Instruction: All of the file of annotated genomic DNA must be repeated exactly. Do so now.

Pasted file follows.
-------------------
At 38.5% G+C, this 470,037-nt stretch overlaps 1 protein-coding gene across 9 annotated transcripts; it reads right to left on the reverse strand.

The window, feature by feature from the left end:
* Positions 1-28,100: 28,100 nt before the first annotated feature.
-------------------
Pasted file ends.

At 38.5% G+C, this 470,037-nt stretch overlaps 1 protein-coding gene across 9 annotated transcripts; it reads right to left on the reverse strand.

The window, feature by feature from the left end:
* Positions 1-28,100: 28,100 nt before the first annotated feature.